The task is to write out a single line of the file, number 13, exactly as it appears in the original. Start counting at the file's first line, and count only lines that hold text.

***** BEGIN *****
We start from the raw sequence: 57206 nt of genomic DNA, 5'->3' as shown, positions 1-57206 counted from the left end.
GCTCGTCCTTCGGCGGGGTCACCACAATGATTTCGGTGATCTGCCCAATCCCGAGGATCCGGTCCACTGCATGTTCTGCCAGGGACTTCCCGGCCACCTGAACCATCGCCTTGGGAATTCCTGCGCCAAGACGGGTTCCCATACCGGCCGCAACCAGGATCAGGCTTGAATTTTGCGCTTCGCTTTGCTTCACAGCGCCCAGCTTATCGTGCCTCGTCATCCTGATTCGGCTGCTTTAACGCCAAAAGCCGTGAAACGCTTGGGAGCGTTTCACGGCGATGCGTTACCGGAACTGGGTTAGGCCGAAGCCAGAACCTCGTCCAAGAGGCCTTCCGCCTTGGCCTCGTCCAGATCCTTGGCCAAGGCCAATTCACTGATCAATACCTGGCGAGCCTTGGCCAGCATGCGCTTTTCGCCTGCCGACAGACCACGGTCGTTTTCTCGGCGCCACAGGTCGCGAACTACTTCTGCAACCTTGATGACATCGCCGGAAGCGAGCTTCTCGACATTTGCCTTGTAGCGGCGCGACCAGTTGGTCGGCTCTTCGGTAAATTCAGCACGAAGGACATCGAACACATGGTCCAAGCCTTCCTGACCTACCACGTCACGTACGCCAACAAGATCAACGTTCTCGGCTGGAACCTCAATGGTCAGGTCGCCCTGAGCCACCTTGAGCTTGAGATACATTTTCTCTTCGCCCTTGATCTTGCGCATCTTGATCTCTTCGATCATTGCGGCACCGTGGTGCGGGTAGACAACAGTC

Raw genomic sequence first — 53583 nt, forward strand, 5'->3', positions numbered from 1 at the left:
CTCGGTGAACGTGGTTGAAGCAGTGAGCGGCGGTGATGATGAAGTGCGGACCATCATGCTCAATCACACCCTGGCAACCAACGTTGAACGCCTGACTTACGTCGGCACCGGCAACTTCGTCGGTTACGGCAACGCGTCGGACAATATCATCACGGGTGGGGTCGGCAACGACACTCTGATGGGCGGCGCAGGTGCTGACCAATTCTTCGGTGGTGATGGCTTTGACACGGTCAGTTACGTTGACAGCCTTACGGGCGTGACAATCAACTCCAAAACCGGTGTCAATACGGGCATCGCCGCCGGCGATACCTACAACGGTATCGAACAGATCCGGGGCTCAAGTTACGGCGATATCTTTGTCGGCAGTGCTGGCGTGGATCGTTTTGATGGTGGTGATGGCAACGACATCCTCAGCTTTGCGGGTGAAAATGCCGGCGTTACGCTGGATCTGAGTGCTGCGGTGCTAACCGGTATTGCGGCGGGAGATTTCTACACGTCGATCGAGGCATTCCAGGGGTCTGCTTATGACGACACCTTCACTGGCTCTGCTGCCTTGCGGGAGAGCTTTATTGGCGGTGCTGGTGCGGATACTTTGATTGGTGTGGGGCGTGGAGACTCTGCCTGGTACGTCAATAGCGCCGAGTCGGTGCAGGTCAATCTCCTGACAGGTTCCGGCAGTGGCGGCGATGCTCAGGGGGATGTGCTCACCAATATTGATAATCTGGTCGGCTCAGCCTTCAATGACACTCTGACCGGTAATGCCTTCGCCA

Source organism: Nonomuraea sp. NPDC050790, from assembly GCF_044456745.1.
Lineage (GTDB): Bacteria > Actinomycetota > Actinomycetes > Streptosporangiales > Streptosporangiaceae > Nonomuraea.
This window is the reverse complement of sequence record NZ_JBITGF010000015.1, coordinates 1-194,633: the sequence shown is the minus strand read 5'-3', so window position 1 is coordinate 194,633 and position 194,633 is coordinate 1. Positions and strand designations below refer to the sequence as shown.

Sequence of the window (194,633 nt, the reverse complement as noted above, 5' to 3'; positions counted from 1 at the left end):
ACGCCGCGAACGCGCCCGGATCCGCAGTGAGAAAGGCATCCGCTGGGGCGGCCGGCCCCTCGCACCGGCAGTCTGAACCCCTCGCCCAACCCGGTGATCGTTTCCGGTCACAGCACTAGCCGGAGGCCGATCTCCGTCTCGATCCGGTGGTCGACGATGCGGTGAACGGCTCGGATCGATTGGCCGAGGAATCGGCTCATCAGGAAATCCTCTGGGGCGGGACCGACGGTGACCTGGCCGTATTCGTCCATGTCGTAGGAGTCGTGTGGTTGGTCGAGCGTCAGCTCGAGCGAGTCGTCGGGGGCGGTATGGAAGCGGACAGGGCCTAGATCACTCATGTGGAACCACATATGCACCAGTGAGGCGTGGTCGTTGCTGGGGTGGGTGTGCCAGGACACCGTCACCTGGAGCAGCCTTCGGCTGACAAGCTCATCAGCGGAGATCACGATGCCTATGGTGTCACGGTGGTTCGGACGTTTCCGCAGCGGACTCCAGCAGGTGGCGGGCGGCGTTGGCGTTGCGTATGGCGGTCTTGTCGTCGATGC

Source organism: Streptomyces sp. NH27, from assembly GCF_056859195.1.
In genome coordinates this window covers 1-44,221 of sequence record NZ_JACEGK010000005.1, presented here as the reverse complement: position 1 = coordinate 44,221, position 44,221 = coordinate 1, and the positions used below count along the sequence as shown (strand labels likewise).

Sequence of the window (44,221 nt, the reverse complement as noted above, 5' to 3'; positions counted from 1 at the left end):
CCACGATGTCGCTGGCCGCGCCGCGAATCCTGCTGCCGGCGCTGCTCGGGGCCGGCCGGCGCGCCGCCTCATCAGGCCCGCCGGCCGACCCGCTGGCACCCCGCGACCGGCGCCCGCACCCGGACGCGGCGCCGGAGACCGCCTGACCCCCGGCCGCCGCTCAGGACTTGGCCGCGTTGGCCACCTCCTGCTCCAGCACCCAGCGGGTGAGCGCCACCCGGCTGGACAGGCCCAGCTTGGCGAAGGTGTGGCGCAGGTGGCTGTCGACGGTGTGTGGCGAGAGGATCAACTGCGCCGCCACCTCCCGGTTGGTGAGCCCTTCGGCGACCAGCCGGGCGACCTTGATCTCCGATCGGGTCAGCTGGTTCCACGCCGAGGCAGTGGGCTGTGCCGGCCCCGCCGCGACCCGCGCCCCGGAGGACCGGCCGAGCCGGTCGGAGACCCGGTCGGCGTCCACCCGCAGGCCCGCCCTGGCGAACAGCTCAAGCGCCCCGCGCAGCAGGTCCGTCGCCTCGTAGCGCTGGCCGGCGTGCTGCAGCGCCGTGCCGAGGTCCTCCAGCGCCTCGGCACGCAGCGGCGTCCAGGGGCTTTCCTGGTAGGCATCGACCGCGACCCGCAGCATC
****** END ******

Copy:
CCACGATGTCGCTGGCCGCGCCGCGAATCCTGCTGCCGGCGCTGCTCGGGGCCGGCCGGCGCGCCGCCTCATCAGGCCCGCCGGCCGACCCGCTGGCACCCCGCGACCGGCGCCCGCACCCGGACGCGGCGCCGGAGACCGCCTGACCCCCGGCCGCCGCTCAGGACTTGGCCGCGTTGGCCACCTCCTGCTCCAGCACCCAGCGGGTGAGCGCCACCCGGCTGGACAGGCCCAGCTTGGCGAAGGTGTGGCGCAGGTGGCTGTCGACGGTGTGTGGCGAGAGGATCAACTGCGCCGCCACCTCCCGGTTGGTGAGCCCTTCGGCGACCAGCCGGGCGACCTTGATCTCCGATCGGGTCAGCTGGTTCCACGCCGAGGCAGTGGGCTGTGCCGGCCCCGCCGCGACCCGCGCCCCGGAGGACCGGCCGAGCCGGTCGGAGACCCGGTCGGCGTCCACCCGCAGGCCCGCCCTGGCGAACAGCTCAAGCGCCCCGCGCAGCAGGTCCGTCGCCTCGTAGCGCTGGCCGGCGTGCTGCAGCGCCGTGCCGAGGTCCTCCAGCGCCTCGGCACGCAGCGGCGTCCAGGGGCTTTCCTGGTAGGCATCGACCGCGACCCGCAGCATC